Perhaps the biggest attraction of Odiorne Point State Park is the “sunken forest”.  If you arrive during low tide, you can see what used to be a forest or some other land.  What appears to be tree stumps, rocks and other land based structures appear on the floor of what will rapidly become the bottom of the body of water.

So, during low tide you can easily traverse these rocks (make sure to not try this with sandals on or barefoot) and get closer to the birds, ocean and other rocks.  One important thing to keep in mind is the tide comes in pretty quickly.  I made it out to the rocky area where the birds were all hanging out.  Then, suddenly, I realized just how much water had accumulated around me.  I quickly ran/sloshed through ankle deep water along the pebbles to make it back to land before it got too late.  If I waited half an hour longer I would have been swimming back to shore.  Below are some side side examples of just how quickly the water rises.  The time lapse is only about an hour.

Below are two videos of the waves and scenery at Odiorne Point.

Similar Places In New England I Have Visited:

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Colt State Park (Bristol, RI)

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Moswetuset Hummock (Quincy, MA)

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Hammonasset Beach State Park (Madison, CT)

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About New England Nomad

Hi I'm Wayne. Welcome to my blog. I am a true New Englander through and through. I love everything about New England. I especially love discovering new places in New England and sharing my experiences with everyone. I tend to focus on the more unique and lesser known places and things in New England on my blog. Oh yeah, and I love dogs. I always try to include at least one dog in each of my blog posts. I discovered my love of photography a couple of years ago. I know, I got a late start. Now, I photograph anything that seems out of the ordinary, interesting, beautiful and/or unique. And I have noticed how every person, place or thing I photograph has a story behind it or him or her. I don't just photograph things or people or animals. I try to get their background, history or as much information as possible to give the subject more context and meaning. It's interesting how one simple photograph can evoke so much. I am currently using a Nikon D3200 "beginner's camera." Even though there are better cameras on the market, and I will upgrade some time, I love how it functions (usually) and it has served me well. The great thing about my blog is you don't have to be from New England, or even like New England to like my blog (although I've never met anyone who doesn't). All you have to like is to see and read about new or interesting places and things. Hopefully, you'll join me on my many adventures in New England! View all posts by New England Nomad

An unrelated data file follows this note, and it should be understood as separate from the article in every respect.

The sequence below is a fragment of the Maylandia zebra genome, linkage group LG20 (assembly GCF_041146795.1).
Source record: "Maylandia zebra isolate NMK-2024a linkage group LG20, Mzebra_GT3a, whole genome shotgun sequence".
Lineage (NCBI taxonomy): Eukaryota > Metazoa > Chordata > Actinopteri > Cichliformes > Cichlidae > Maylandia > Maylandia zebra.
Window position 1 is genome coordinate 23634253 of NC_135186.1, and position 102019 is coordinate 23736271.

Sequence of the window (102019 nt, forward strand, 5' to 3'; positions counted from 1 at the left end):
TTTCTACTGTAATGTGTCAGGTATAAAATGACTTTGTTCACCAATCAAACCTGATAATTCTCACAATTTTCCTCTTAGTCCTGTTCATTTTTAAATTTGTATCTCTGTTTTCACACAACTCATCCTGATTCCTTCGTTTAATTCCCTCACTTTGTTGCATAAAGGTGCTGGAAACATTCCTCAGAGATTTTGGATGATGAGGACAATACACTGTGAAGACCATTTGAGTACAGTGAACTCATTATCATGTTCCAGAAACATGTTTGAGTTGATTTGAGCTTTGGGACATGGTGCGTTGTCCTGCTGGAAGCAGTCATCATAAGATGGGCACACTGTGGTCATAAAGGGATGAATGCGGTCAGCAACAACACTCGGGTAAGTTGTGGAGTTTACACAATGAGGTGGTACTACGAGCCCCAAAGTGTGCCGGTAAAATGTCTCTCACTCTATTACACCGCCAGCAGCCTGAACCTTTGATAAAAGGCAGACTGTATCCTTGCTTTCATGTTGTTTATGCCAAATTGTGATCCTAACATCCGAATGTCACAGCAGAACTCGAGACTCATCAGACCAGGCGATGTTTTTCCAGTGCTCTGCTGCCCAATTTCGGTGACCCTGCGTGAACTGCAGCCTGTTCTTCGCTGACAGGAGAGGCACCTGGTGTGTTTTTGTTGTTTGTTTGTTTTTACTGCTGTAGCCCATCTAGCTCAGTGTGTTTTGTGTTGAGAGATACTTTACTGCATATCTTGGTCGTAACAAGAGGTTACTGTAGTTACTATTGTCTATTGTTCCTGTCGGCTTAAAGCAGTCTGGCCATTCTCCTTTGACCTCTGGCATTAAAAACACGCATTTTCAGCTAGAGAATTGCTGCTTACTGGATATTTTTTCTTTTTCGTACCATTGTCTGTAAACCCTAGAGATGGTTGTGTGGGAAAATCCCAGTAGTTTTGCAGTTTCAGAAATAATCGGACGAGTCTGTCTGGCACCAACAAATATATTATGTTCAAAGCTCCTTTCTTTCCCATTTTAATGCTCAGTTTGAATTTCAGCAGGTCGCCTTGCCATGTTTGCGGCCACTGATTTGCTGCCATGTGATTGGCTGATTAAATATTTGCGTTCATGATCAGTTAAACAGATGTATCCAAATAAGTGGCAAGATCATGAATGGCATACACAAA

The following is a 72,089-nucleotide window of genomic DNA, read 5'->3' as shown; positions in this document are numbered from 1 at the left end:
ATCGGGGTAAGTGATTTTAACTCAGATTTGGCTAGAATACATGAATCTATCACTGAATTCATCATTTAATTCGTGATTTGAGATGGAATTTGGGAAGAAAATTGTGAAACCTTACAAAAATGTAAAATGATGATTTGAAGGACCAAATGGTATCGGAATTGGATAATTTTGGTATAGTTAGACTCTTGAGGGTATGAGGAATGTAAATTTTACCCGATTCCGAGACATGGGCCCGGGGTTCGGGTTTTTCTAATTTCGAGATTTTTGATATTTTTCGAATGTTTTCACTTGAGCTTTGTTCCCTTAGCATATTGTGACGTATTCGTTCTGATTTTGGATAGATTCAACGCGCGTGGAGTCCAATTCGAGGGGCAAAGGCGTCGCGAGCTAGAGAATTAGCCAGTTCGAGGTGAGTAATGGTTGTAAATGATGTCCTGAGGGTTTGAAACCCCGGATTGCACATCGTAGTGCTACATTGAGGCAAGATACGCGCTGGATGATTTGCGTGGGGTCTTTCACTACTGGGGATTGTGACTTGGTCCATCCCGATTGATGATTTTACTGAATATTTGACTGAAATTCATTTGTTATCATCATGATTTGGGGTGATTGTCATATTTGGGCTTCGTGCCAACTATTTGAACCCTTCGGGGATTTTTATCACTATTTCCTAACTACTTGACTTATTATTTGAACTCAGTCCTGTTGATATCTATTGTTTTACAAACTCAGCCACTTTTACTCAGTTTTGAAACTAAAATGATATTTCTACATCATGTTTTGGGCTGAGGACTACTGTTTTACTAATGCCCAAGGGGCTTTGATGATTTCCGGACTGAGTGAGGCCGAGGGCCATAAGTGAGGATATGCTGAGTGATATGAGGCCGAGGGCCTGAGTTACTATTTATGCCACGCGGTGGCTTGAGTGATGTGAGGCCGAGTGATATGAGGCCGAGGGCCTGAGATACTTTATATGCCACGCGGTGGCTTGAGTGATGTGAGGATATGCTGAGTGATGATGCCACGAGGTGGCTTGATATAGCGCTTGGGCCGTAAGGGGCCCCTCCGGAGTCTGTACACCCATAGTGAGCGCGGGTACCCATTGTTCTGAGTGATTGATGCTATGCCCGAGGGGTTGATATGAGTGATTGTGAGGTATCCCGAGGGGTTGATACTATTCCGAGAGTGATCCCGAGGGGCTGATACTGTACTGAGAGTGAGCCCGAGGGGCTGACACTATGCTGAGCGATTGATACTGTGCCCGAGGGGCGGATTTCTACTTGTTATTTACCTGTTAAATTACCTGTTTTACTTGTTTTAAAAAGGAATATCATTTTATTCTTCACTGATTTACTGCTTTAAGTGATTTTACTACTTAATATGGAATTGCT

11 responses to “Odiorne Point State Park (Rye, NH)